The second in a two-piece series on Continuous Listening.
In Part One of my series on Continuous Listening, I looked at the flaws of taking a one-size-fits-all approach when it comes to an employee’s development. Continuous Listening and asking the right questions can play a key role in recognizing milestones along each employee’s individual journey, and evaluating their engagement.
The second part of this series looks at how to move beyond standard practices in order to craft engaging, long-term, and productive employee journeys and ultimately business success for all — and use the Continuous Listening strategy to tackle the challenges now facing our industry. And it’s important to note the value of feedback, as it contributes to the roadmap aimed at improving the organization.
Applying Continuous Listening strategies before exploring suggestions for decision-makers can greatly improve outcome, and help explore various ways to address a number of HR challenges:
- HR’s employee insight is segmented. Information is siloed based on the different HR tools used in various milestones, each tool having its own task and interface. Sharing between existing application tools is usually complex and information tends to stay within the boundaries of departments.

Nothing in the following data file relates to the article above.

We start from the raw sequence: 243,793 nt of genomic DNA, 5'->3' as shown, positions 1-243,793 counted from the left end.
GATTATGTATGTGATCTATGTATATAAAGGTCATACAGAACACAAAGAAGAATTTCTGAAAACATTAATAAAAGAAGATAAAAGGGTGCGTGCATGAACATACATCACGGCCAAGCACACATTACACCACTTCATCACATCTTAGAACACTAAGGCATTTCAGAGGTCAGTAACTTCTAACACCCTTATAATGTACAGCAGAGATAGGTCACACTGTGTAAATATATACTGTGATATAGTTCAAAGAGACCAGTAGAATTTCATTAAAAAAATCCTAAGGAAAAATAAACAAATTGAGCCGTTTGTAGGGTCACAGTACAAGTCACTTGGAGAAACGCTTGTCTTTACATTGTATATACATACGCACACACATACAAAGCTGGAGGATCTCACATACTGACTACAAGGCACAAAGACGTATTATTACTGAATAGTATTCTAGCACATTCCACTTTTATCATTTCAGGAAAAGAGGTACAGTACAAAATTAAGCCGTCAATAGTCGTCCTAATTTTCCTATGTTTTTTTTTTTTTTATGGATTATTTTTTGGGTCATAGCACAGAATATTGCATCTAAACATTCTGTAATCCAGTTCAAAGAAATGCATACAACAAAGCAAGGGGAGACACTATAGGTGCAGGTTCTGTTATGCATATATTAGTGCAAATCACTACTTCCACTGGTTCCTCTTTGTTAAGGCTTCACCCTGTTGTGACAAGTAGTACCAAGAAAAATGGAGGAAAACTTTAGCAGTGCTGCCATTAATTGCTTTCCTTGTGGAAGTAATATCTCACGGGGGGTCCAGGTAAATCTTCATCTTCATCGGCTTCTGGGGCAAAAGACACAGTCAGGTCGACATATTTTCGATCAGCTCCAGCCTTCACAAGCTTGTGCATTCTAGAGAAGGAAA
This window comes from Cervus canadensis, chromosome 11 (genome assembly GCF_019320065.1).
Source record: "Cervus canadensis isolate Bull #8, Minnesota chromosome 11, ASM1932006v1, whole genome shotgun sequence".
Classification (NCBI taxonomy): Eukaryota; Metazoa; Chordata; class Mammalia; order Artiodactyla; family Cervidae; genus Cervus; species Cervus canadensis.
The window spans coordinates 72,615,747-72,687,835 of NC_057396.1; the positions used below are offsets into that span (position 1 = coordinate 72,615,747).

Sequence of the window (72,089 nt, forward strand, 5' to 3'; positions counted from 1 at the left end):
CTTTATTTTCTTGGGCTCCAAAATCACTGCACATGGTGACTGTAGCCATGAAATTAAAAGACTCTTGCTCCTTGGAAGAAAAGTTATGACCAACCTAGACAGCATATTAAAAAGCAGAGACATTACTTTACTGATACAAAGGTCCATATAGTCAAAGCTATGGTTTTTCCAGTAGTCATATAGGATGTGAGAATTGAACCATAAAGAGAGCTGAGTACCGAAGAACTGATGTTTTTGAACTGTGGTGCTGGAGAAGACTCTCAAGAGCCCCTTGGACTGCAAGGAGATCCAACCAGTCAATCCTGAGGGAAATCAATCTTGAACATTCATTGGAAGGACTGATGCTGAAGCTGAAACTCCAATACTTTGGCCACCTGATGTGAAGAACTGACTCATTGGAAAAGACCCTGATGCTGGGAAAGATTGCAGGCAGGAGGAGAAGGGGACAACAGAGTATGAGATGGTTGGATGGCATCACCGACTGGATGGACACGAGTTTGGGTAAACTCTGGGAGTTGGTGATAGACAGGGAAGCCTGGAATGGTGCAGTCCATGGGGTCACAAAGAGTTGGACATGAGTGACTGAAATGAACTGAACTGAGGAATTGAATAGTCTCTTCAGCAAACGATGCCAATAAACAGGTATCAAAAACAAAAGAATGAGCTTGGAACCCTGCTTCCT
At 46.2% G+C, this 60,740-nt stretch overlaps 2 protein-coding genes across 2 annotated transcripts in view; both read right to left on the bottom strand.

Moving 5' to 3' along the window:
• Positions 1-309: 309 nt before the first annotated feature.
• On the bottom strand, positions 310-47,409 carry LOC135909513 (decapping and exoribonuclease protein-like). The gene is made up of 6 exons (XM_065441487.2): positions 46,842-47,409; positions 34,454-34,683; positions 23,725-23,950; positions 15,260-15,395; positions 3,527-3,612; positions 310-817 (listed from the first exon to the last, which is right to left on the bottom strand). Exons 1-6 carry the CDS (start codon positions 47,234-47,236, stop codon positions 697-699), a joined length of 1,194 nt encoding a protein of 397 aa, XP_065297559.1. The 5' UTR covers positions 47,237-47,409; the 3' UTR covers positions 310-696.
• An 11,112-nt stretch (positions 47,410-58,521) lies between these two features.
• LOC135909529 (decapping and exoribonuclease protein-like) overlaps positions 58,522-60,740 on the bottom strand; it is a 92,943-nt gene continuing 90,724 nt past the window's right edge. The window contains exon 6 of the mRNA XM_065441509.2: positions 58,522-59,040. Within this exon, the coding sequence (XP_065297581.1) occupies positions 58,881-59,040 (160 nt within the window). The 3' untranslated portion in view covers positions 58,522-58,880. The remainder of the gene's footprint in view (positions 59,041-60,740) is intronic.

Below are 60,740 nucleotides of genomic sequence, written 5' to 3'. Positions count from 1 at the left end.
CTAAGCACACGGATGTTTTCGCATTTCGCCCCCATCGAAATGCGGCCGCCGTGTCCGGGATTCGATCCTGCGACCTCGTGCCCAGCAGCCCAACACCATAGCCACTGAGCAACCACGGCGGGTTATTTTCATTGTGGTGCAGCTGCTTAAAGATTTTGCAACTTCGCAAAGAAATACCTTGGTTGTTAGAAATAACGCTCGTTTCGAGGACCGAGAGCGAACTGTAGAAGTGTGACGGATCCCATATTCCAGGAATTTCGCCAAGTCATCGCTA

- Insight is collected from a limited number of sources. This limits HR’s ability to see the big picture and creates a disjointed employee experience. For example, some collection tools are only focused on one feedback channel instead of a combination of direct, indirect and inferred channels. As a result, HR can miss the broader view.
- Not enough data types are gathered. HR teams can gather transactional data on existing processes thanks to tools such as applicant tracking systems, HRIS tools, and learning management systems. Who was hired? Into what department? When was the start date? With some advanced analytics, this information can be transformed into predictive models indicating who should be hired in the future. Though sophisticated, these systems miss the heart of the employee experience as they fail to tap into the thoughts and feelings that bind employees to their jobs. Transactional data will never provide insight about personal views and cannot answer questions like: “How engaged is the employee?” or “How loyal do they feel to the brand?” “Are they committed to the mission or just the paycheck?” “What are their long-term aspirations?” Thus, it makes sense to use tools that also focus on evaluative HR processes such as 360 feedback, performance reviews, training evaluations, and engagement surveys.